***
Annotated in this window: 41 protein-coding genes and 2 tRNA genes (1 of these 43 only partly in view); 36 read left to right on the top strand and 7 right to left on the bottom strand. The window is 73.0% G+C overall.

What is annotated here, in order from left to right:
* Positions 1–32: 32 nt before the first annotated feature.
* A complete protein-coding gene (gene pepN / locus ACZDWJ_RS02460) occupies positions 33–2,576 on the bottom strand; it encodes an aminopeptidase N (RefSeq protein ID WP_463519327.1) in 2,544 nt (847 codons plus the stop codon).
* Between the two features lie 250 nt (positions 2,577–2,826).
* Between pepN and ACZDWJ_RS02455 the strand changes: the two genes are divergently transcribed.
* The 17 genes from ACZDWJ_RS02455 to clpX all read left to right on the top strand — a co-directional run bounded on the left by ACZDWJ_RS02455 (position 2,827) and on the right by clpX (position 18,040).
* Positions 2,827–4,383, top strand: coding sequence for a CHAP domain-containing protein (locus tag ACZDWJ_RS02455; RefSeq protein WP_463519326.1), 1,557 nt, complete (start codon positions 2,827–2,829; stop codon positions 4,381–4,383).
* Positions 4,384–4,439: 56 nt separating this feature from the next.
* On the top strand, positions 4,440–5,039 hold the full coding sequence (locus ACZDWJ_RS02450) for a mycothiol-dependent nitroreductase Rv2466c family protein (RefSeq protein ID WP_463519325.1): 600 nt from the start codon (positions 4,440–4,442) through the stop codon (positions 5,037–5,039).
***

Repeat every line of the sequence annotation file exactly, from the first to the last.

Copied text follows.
Annotated in this window: 41 protein-coding genes and 2 tRNA genes (1 of these 43 only partly in view); 36 read left to right on the top strand and 7 right to left on the bottom strand. The window is 73.0% G+C overall.

What is annotated here, in order from left to right:
* Positions 1–32: 32 nt before the first annotated feature.
* A complete protein-coding gene (gene pepN / locus ACZDWJ_RS02460) occupies positions 33–2,576 on the bottom strand; it encodes an aminopeptidase N (RefSeq protein ID WP_463519327.1) in 2,544 nt (847 codons plus the stop codon).
* Between the two features lie 250 nt (positions 2,577–2,826).
* Between pepN and ACZDWJ_RS02455 the strand changes: the two genes are divergently transcribed.
* The 17 genes from ACZDWJ_RS02455 to clpX all read left to right on the top strand — a co-directional run bounded on the left by ACZDWJ_RS02455 (position 2,827) and on the right by clpX (position 18,040).
* Positions 2,827–4,383, top strand: coding sequence for a CHAP domain-containing protein (locus tag ACZDWJ_RS02455; RefSeq protein WP_463519326.1), 1,557 nt, complete (start codon positions 2,827–2,829; stop codon positions 4,381–4,383).
* Positions 4,384–4,439: 56 nt separating this feature from the next.
* On the top strand, positions 4,440–5,039 hold the full coding sequence (locus ACZDWJ_RS02450) for a mycothiol-dependent nitroreductase Rv2466c family protein (RefSeq protein ID WP_463519325.1): 600 nt from the start codon (positions 4,440–4,442) through the stop codon (positions 5,037–5,039).